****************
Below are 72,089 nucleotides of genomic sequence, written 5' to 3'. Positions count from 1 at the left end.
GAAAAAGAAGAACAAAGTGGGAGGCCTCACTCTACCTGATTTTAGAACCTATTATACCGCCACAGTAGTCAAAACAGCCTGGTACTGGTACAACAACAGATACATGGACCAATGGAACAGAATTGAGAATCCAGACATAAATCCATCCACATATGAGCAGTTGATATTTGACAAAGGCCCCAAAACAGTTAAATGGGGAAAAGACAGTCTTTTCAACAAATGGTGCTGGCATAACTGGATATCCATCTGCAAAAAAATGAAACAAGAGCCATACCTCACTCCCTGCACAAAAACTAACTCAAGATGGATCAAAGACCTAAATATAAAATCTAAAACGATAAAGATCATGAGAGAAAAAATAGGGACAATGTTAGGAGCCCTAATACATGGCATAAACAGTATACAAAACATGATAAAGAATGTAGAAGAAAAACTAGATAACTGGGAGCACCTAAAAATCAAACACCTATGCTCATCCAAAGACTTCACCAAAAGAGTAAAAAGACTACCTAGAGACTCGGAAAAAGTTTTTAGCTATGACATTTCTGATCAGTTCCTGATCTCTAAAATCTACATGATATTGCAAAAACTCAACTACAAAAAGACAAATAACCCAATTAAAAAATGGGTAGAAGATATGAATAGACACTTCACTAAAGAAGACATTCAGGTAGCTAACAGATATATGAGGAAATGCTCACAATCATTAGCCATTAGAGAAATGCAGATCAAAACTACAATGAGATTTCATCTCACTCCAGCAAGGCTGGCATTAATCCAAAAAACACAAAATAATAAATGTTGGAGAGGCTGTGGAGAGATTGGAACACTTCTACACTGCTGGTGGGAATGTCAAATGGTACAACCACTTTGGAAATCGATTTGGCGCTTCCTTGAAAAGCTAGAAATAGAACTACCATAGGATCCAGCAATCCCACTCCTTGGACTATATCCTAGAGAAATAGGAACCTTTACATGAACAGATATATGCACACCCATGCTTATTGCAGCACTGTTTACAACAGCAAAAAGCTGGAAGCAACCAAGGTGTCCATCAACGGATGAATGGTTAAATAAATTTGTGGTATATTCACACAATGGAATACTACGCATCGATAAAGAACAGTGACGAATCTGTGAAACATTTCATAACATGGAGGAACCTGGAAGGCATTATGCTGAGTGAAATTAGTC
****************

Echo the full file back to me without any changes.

Below are 72,089 nucleotides of genomic sequence, written 5' to 3'. Positions count from 1 at the left end.
GAAAAAGAAGAACAAAGTGGGAGGCCTCACTCTACCTGATTTTAGAACCTATTATACCGCCACAGTAGTCAAAACAGCCTGGTACTGGTACAACAACAGATACATGGACCAATGGAACAGAATTGAGAATCCAGACATAAATCCATCCACATATGAGCAGTTGATATTTGACAAAGGCCCCAAAACAGTTAAATGGGGAAAAGACAGTCTTTTCAACAAATGGTGCTGGCATAACTGGATATCCATCTGCAAAAAAATGAAACAAGAGCCATACCTCACTCCCTGCACAAAAACTAACTCAAGATGGATCAAAGACCTAAATATAAAATCTAAAACGATAAAGATCATGAGAGAAAAAATAGGGACAATGTTAGGAGCCCTAATACATGGCATAAACAGTATACAAAACATGATAAAGAATGTAGAAGAAAAACTAGATAACTGGGAGCACCTAAAAATCAAACACCTATGCTCATCCAAAGACTTCACCAAAAGAGTAAAAAGACTACCTAGAGACTCGGAAAAAGTTTTTAGCTATGACATTTCTGATCAGTTCCTGATCTCTAAAATCTACATGATATTGCAAAAACTCAACTACAAAAAGACAAATAACCCAATTAAAAAATGGGTAGAAGATATGAATAGACACTTCACTAAAGAAGACATTCAGGTAGCTAACAGATATATGAGGAAATGCTCACAATCATTAGCCATTAGAGAAATGCAGATCAAAACTACAATGAGATTTCATCTCACTCCAGCAAGGCTGGCATTAATCCAAAAAACACAAAATAATAAATGTTGGAGAGGCTGTGGAGAGATTGGAACACTTCTACACTGCTGGTGGGAATGTCAAATGGTACAACCACTTTGGAAATCGATTTGGCGCTTCCTTGAAAAGCTAGAAATAGAACTACCATAGGATCCAGCAATCCCACTCCTTGGACTATATCCTAGAGAAATAGGAACCTTTACATGAACAGATATATGCACACCCATGCTTATTGCAGCACTGTTTACAACAGCAAAAAGCTGGAAGCAACCAAGGTGTCCATCAACGGATGAATGGTTAAATAAATTTGTGGTATATTCACACAATGGAATACTACGCATCGATAAAGAACAGTGACGAATCTGTGAAACATTTCATAACATGGAGGAACCTGGAAGGCATTATGCTGAGTGAAATTAGTC